Hong Kong property

Hong Kong dog rescuer hit by unjust stance on unauthorised structures

PUBLISHED : Sunday, 25 March, 2018, 10:31am
UPDATED : Sunday, 25 March, 2018, 11:13pm

When does an outdated law that no longer applies in most situations become unjust and an abuse of power? When it is enforced mindlessly and heartlessly by a government department.

In many cases, the existing short-term waiver is in the name of the original owners of the property who are either deceased or have left Hong Kong many years ago. Often, this waiver was granted for the construction of a bare dwelling by the owner of a farm.

The buyers of such properties are often unaware that they are not allowed any other structures than those stipulated in the granted waiver. This includes sunshades and even small structures to shelter animals.

Unfortunately, and often for understandable reasons, sellers and their agents do not inform buyers of these restrictions. Otherwise, who would buy a property?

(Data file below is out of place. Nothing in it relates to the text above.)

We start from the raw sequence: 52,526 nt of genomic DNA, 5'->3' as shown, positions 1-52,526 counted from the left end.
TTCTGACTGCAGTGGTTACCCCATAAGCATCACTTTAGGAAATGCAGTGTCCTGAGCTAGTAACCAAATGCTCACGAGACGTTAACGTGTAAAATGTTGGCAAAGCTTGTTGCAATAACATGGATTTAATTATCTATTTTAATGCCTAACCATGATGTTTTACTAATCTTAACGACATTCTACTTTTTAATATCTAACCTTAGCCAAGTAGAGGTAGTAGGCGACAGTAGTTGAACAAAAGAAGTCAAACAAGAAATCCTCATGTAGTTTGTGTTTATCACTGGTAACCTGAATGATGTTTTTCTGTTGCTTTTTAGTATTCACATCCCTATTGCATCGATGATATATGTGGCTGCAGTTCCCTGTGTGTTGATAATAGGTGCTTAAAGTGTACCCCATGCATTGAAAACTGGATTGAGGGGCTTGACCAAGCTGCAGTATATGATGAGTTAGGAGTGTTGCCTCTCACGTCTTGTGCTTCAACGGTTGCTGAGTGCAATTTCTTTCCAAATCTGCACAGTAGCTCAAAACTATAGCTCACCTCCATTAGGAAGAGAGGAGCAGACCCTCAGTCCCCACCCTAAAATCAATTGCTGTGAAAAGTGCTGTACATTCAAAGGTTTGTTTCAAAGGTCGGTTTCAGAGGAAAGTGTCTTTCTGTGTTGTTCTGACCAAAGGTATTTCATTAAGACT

Such is the case of a friend of mine who has been working tirelessly for the rescue and adoption of stray or unwanted dogs for the past 20 years. She bought a property with the intention of sheltering a large number of dogs. In the process, she set up a number of pre-fab structures to house the 15 dogs at that time.

She was confronted with a letter from the Lands Department saying that there were “unauthorised” structures on her property that had to be removed.

She applied for the short-term waiver to be changed to her name and yearly visits to the department resulted in tolerance for six years.

Late last year, however, my friend was informed that a change of name, if granted, would still require all her “unauthorised” structures to be removed. She withdrew her application and was immediately advised that the original waiver would now be cancelled and she would have to remove the structures immediately, thereby putting her dogs out into the weather. Worse, there is no mechanism by which she can appeal to have the conditions of the waiver changed, even after a change to her name, a process which takes years and a fee of HK$20,000.

This is unjust in the extreme. Even if these laws remain on the books, there is no need to enforce them so blindly.

John Gerlach, Tai Po